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The European Union matters: that’s why I’m standing



Photographs: FB

Text: Thorbern Alexander Klingert


The initial form of the European Union (EU) was shaped from the ashes of World War II. The initial six countries – France, Germany, Italy, and the Benelux – pooled coal and steel together (essential ingredients for war), thereby taking determined steps to avoid a future conflict. Fast forward 70 years later, and Europe finds itself having managed crisis after crisis including armed conflict in the continent. The euro crisis made me invested in the EU, Brexit made me protective of the European project and Russia’s war in Ukraine made me realise that Europe needs to be more than a trading bloc.


I was born in Switzerland to a Danish father and a Filipino mother whose travel lust and vocation, respectively, led me to live in six countries. Their interest in the world influenced my passion for the environment, vision of a globalised world, and the benefits of trade—all of which the EU embraces. I can thank them, my background, and my experiences of living abroad and travelling abundantly for why I’m a third-culture kid.


My adolescent years were spent in Greece at the height of the euro crisis. Perhaps more than any other country, Greece felt the squeeze of the financial crash. Seeing the closure of shops, economic misfortunes of everyday people and the hopelessness that developed amongst the youth in Greece hit home hard – not only did I first hand see this occurring in Greece, it also all too much reminded me of the hardships I’m acutely aware also prevail in my other home nation of the Philippines. From the lenses of my experiences in Greece and understanding the euro crisis as a European challenge, my personal investment in the EU as a bloc committed to helping ensure better conditions going forward was solidified.

Following Greece, I lived in London. I finished university as well as started my career there. My time in London is one I think fondly back on. It’s the place that took me from being an adolescent to becoming a young adult with all the experiences that entails. But since the outset, I had always been bothered by the ambiguous relationship that the country had with the EU. Being an avid supporter of the EU, I was intensely following the run-up towards the country’s referendum on continued membership, wherein the media tended to bash the EU for all misfortunes while Brexit supporters referred to the EU as “EUSSR” (a reference to the Soviet Union suggesting that the EU was a regime of authoritarian nature). Then came the day of the referendum when, despite the ugliness of the campaign, I couldn’t imagine the country would leave. I hoped it wouldn’t. The next day, a majority had voted in favour of Brexit. I was heartbroken. I spoke to my sister, who was also living in London at the time, who encouraged me to really start thinking about getting politically involved. I believe this was the moment wherein my political involvement towards protecting the EU cemented itself.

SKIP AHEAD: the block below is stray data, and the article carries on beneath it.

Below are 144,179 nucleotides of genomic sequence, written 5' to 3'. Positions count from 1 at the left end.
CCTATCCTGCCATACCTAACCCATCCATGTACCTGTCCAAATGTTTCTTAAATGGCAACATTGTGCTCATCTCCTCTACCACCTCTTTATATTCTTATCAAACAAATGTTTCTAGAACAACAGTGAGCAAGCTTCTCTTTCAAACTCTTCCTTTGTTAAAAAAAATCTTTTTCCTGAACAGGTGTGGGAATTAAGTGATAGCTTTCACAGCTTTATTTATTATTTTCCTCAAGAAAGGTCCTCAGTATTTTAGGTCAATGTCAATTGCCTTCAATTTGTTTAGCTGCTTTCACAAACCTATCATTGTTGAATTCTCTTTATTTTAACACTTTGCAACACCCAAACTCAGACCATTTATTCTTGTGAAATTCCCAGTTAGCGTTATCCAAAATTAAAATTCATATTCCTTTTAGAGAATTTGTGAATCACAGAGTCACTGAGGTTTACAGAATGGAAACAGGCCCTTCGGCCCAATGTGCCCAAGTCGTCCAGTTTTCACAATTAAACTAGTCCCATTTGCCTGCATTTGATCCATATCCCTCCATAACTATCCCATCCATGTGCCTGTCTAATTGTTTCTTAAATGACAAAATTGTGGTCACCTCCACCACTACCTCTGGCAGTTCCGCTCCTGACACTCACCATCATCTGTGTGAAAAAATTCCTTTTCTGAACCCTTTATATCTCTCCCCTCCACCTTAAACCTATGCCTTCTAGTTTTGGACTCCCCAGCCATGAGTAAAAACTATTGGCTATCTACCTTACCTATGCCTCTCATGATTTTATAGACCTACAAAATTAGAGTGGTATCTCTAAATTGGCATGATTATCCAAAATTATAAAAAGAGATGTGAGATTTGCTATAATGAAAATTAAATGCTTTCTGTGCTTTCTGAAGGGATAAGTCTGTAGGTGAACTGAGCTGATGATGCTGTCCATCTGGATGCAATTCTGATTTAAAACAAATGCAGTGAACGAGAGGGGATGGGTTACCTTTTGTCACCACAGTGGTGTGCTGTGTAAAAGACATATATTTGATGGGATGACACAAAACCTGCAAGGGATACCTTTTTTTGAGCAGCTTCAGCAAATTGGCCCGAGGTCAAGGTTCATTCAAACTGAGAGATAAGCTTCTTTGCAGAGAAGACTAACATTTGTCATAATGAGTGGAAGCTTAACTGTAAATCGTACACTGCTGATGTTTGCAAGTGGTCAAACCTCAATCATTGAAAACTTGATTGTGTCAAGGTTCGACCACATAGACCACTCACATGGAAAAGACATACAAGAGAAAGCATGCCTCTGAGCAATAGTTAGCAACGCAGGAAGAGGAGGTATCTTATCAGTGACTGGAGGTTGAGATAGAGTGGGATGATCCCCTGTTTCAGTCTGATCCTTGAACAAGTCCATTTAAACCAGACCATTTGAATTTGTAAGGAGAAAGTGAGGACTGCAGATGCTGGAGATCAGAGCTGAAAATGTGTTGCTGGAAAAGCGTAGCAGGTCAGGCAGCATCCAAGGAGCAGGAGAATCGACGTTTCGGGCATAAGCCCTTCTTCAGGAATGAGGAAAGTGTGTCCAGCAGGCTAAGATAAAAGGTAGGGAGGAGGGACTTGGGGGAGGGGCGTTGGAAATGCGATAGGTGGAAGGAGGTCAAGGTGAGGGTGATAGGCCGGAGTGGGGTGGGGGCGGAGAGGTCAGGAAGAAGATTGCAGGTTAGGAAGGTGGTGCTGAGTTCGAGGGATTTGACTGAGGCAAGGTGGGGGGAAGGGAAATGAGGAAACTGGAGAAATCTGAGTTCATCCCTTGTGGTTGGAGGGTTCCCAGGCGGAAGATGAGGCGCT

"I was born in Switzerland to a Danish father and a Filipino mother whose travel lust and vocation, respectively, led me to live in six countries. Their interest in the world influenced my passion for the environment, vision of a globalised world, and the benefits of trade—all of which the EU embraces."


I now live in Denmark, where I’m campaigning for a seat in the European Parliament (EP). I lived here, too, in February 2022, when COVID-19 (another crisis) was still ongoing and watched Russia’s attack on Ukraine. Another unbelievable event had materialised – war in Europe – which was the very thing that the EU was formed to prevent. European security and defence are in a very poor state. Security will be the main theme of this election. I want an EU that is prosperous, free and at peace. I believe that can happen if the EU goes beyond being a trading bloc into one wherein security is at the top of the agenda.


My passions for certain topics alongside world realities have led to four essential areas that I believe are the most vital in this election and what I’m campaigning for:

  • Strengthening the EU’s security cooperation

  • Ensuring our planet’s climate is prioritised

  • Investing in our youth

  • Encouraging trade to advance development and prosperity


As an internationalist, my passion lies in the EU. I genuinely believe it’s an overall force for good. But with the challenges ahead, the EU is in a precarious situation. The EU, therefore, needs to be more than a force for good; it needs to more than ever embrace what it was initially founded for as a force for peace. The EU matters in ensuring that – that’s why I’m running for the EP Election to advance that ideal.

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